Martha Stewart's Favorite Vinaigrette Starts With Dissolving The Salt

Salt is a critical ingredient in more dishes than you can count on both hands. This flavor enhancer and seasoning balancer can make or break a recipe including a good vinaigrette. No one knows this better than Martha Stewart, and in a TikTok video, she reveals that the secret to getting your vinaigrette just right starts by properly dissolving the salt in the vinegar. In one of her favorite recipes, Stewart demonstrates how she whisks the two ingredients together — skillfully dissolving the salt so it is imperceptible to the eye.

Why is this preliminary step so important? The simple answer is salt doesn't dissolve in oil, and you need it to dissolve — that is unless you want those sodium granules floating in your oil and vinegar mixture, detracting from the vinaigrette's overall flavor. When it comes to the type of salt you use in your vinaigrette, stick with a finer granule, as coarse salts will be more difficult to dissolve. If you are going to add herbs like basil, oregano, or thyme to your vinaigrette, adding them with the vinegar and salt is a wise move. It will allow the herbs to bloom in the vinegar and amplify the overall flavor. 

Stick with a 3:1 ratio

Before the first glug of olive oil hits the bowl, Martha Stewart adds her mustard, pepper, and shallots to the vinegar and salt and whisks it all together. This is so she can build a strong, concentrated base flavor that will infuse the olive oil. It is so rich that your taste buds will experience that flavor in each bite of whatever dish you choose to drizzle it over.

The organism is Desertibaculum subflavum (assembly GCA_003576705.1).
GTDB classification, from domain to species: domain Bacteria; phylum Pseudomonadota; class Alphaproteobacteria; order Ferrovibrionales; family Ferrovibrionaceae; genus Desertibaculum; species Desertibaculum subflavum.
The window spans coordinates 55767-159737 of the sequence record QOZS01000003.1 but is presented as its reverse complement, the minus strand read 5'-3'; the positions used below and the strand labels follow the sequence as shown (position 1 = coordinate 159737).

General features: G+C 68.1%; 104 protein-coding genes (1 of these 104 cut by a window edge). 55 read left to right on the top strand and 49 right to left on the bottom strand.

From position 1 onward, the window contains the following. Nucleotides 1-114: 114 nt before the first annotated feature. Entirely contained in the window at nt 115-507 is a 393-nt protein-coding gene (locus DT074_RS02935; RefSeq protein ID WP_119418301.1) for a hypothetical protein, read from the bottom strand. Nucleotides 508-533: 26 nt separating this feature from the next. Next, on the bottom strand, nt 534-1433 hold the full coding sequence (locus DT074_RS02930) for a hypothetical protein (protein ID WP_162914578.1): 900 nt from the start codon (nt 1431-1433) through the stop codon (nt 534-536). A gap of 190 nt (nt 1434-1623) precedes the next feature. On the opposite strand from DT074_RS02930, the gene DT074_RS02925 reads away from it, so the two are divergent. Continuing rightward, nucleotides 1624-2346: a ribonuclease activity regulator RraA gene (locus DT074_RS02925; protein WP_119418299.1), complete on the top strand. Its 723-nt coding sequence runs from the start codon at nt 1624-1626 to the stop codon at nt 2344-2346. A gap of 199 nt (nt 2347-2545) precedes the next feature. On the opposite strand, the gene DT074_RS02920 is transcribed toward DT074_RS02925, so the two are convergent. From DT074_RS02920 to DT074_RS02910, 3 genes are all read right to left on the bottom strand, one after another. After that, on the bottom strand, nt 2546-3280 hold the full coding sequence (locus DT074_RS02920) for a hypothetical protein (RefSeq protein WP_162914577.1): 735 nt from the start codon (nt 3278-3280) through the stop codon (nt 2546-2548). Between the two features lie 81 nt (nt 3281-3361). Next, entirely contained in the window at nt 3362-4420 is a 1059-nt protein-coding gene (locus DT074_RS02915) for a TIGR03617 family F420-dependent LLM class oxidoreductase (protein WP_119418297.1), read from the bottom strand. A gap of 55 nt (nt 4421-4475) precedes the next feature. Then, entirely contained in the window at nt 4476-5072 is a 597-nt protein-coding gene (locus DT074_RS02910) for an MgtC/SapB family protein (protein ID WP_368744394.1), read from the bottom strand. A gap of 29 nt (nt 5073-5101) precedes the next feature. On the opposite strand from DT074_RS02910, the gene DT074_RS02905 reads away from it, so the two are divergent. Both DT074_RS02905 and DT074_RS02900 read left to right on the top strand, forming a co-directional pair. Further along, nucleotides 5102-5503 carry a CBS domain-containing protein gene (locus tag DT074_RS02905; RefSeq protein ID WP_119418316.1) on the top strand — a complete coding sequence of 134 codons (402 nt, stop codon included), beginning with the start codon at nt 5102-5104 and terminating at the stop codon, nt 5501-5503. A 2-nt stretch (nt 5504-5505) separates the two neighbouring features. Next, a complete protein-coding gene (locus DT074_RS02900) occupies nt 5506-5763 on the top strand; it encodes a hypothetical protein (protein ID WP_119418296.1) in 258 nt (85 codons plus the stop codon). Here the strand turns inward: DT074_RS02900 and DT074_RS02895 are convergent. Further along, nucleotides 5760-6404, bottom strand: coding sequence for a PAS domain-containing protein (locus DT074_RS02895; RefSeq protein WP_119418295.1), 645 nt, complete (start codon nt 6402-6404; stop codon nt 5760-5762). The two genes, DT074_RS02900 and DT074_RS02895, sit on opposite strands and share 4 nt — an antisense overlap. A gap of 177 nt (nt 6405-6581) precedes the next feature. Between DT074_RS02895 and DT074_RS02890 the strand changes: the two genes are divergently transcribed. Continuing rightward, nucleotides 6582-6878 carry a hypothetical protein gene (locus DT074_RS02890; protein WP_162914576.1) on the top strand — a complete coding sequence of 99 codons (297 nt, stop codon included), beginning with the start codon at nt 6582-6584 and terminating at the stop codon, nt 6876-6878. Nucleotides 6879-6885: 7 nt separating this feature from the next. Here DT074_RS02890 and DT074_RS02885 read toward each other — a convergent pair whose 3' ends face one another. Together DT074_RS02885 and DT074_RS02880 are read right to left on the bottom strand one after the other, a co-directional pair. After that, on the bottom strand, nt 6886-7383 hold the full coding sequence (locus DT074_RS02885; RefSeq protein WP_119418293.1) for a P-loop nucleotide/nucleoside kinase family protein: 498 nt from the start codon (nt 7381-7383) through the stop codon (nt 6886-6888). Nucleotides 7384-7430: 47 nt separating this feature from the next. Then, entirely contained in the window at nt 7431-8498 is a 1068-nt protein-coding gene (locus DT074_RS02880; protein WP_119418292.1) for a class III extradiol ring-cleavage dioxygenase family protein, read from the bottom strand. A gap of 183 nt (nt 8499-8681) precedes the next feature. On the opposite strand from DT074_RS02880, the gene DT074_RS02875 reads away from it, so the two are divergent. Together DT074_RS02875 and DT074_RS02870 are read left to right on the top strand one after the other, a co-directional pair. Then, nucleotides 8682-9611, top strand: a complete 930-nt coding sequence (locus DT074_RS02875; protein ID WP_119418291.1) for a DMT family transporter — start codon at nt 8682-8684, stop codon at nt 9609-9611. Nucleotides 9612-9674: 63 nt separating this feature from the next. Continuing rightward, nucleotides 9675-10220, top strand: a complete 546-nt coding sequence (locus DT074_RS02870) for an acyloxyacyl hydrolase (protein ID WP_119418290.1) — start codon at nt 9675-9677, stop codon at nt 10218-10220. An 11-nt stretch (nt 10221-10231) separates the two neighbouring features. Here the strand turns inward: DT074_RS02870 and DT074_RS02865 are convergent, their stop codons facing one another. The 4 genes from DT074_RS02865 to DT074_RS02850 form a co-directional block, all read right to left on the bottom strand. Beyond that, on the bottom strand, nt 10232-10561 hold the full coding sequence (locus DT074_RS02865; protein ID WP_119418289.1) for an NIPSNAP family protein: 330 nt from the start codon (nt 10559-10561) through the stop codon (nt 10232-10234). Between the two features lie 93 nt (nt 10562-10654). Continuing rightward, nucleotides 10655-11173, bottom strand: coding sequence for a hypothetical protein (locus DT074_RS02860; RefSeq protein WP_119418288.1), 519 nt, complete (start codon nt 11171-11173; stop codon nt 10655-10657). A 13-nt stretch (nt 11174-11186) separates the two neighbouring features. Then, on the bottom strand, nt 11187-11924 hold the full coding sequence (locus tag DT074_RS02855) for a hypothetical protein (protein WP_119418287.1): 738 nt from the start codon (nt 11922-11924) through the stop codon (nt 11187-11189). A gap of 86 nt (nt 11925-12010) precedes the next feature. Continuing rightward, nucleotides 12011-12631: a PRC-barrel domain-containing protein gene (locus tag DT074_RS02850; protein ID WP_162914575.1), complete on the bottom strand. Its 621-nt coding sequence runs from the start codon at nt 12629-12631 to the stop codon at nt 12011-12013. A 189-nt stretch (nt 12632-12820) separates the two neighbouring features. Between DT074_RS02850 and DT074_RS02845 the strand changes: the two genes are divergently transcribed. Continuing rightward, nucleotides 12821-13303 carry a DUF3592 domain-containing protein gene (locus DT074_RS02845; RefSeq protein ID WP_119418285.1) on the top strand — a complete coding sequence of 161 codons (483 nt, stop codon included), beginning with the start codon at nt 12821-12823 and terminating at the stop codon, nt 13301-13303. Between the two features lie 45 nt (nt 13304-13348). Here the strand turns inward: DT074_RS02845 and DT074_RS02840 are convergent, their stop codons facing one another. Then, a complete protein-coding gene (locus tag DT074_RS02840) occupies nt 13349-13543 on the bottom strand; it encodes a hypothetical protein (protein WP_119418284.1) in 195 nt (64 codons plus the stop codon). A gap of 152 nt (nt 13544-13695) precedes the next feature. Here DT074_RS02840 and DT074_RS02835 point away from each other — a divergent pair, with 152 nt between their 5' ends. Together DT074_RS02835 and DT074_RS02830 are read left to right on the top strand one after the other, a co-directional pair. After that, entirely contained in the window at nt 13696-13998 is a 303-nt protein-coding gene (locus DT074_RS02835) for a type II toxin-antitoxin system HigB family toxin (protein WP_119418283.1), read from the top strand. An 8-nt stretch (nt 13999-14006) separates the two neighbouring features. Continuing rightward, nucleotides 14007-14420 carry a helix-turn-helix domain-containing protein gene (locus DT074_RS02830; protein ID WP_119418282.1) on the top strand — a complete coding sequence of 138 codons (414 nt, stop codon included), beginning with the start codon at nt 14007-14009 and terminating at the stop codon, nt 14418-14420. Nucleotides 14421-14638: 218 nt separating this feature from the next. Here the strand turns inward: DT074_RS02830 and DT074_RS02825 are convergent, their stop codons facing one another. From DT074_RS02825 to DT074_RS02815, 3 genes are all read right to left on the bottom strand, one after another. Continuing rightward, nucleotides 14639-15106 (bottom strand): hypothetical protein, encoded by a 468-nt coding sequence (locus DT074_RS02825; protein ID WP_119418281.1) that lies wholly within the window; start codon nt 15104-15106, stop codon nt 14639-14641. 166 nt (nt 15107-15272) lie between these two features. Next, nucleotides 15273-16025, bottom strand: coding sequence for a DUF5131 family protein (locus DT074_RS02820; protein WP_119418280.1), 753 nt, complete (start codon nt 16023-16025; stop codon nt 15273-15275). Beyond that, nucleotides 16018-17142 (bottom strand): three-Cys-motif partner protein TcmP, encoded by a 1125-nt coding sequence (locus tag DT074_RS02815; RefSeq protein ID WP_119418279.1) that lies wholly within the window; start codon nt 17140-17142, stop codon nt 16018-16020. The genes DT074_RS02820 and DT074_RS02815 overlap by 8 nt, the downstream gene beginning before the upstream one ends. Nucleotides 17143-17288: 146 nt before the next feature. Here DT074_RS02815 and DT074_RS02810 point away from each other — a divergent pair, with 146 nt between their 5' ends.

But knowing this salty secret allows you to get creative and build your own vinaigrette. When choosing what type of vinegar you want to use as its base, you can opt for a thick, luscious Balsamic, which will add a rich taste, or an apple cider vinegar that will give your tongue more of a tangy undertone. Once you have chosen your vinegar and whisked in the salt, you can create a sweet and savory flavor profile by adding a little maple syrup or honey to serve as a yin to your vinegar's yang.

You can also turn to seasonal fruit to add some real depth to your vinaigrette. Berries and citrus can really be your friend. Raspberries, strawberries, blackberries, lemons, limes, oranges, and grapefruits can all play a role in crafting a fruity version of this dressing. Just remember to stick to the ratio of one tablespoon of vinegar for every three tablespoons of olive oil as you create your culinary masterpiece.